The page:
After a bumpy ferry ride and a ridiculously unsuccessful try to rent a bicycle, we did some sight seeing:

A nice lunch (aircon is a real gift when its 35 degrees outside)

followed by a round of drone flying


(please subscribe to my channel after viewing the video – thanks in advance).


And the ferry back to Hong Kong island

The 26 Summits, ctd

A deal is a deal is a deal… one week after the beautiful hike up the “Hinteri Egg” we scaled Mont Raimeux, the tallest mountain of Switzerland’s youngest Canton, the Jura.

A well maintained trail snails up the Jura folds, a good two hours after we left Moutier, we reached the peak at 1302 meters above sea level enjoying nice views, a short coffee break and a descend through pouring rain.

The icing on the cake were hand made noodles with Chorizo Safron sauce (thank you Susan).

More opportunities to work on the list are hopefully to come soon 🙂

The gallery shows the journey starting very early in the morning with a tram ride to the railway station ending with the home made noodle dinner.

Jalan Jalan

Family city-hopping to Kuala Lumpur for sightseeing, sampling local delicacies and – you guessed it – supporting the retail industry.

Day one : flight on time, smooth aiport transfer from KLIA2 to downtown and a clean, comfortable room in a nice, conveniently located hotel.

Not quite like that: something wrong with the plane, 90 minutes delay, immigration super smooth, the taxi driver confuses his Proton Wira with a Formula 1 car and dashes over the often poorly lit roads at lightening speed, then the climax in the Novotel: first room has two single beds only – how are three paying guests supposed to sleep in two single beds? Receptionista offers a king bed plus roll-in extra, good move, but then the room: The windows cannot be closed properly, curtains fall down, stained pillow covers. Management has mercy on us: we get upgraded to the executive floor. The room is clean, slightly bigger, but upon closer inspection not really up to any decent standard either. Pictures taken in the bathroom:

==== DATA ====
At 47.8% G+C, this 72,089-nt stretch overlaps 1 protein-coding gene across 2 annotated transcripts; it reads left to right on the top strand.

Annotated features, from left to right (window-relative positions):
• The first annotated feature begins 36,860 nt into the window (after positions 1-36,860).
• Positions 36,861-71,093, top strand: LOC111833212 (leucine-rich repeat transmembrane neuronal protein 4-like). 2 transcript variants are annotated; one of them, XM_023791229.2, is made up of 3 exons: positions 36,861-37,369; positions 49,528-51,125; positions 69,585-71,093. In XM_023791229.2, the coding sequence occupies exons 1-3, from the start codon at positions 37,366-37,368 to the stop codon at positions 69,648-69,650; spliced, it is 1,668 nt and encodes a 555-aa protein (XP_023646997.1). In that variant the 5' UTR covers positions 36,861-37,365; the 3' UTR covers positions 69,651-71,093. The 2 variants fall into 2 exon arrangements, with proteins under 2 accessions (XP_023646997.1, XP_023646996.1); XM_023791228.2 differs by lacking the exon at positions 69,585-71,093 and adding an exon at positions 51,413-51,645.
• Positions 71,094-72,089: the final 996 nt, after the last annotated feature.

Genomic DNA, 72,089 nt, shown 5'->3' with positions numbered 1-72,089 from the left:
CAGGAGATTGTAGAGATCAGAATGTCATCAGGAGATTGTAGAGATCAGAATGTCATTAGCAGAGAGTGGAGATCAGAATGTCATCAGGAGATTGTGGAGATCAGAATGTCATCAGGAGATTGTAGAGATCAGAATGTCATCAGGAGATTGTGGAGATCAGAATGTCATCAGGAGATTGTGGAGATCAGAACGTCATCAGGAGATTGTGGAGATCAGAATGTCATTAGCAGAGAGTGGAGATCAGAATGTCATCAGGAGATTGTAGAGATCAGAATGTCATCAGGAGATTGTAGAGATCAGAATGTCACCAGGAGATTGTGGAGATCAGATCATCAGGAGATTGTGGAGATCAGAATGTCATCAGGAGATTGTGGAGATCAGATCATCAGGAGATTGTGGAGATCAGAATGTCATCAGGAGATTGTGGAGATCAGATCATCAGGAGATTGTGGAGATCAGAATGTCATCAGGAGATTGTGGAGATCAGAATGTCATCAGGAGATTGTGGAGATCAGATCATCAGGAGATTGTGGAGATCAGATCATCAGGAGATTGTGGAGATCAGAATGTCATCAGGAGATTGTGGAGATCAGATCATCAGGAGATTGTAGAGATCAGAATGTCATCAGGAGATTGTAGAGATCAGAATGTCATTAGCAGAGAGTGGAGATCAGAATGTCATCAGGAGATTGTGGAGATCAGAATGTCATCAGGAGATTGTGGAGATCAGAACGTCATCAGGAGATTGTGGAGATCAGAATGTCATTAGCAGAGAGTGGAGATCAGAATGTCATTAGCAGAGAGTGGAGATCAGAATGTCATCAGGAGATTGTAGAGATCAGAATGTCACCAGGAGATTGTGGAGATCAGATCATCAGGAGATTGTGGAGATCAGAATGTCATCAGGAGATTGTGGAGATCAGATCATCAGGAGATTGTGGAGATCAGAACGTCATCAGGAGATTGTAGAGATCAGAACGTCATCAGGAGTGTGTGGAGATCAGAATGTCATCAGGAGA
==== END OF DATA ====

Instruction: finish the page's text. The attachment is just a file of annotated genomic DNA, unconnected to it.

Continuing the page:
This place invites to rant about it.. We would like to drink a glas of red wine in the Lobby bar, the waiter offers some very warm red wine from Argentina. We ask whether the wine is avaialable slightly colder than @ 28 degrees, he replies that red wine needs to be enjoyed warm.

And the icing on the cake: the room is decidedly non-vegetarian: lots of ants fight with us over space. Anyway, after all we will spend just a few hours sleeping in that room each night, no need to get carried away. But a neat review on Tripadvisor will follow.

Day 2, Friday 21.05.2016: multi-culti confusion (Confucian?) breakfast up to the time limit, at 10:20 we are reminded that the buffet will close in 10 minutes.

Sightseeing on the hoponhopoff bus, during which Laetitia spends a comfortable hour napping on my numbing arm – that’s one way of exploring a new place.

Saturday: We visit the Batu caves, apparently one of the holiest places for Hindus outside of the Indian subcontinent. A short dip into a colourful world and a rich experience for all senses, well worth the 25 minutes train ride from downtown KL…return train ticket was MYR13.50 for 3 persons (surprised & impressed).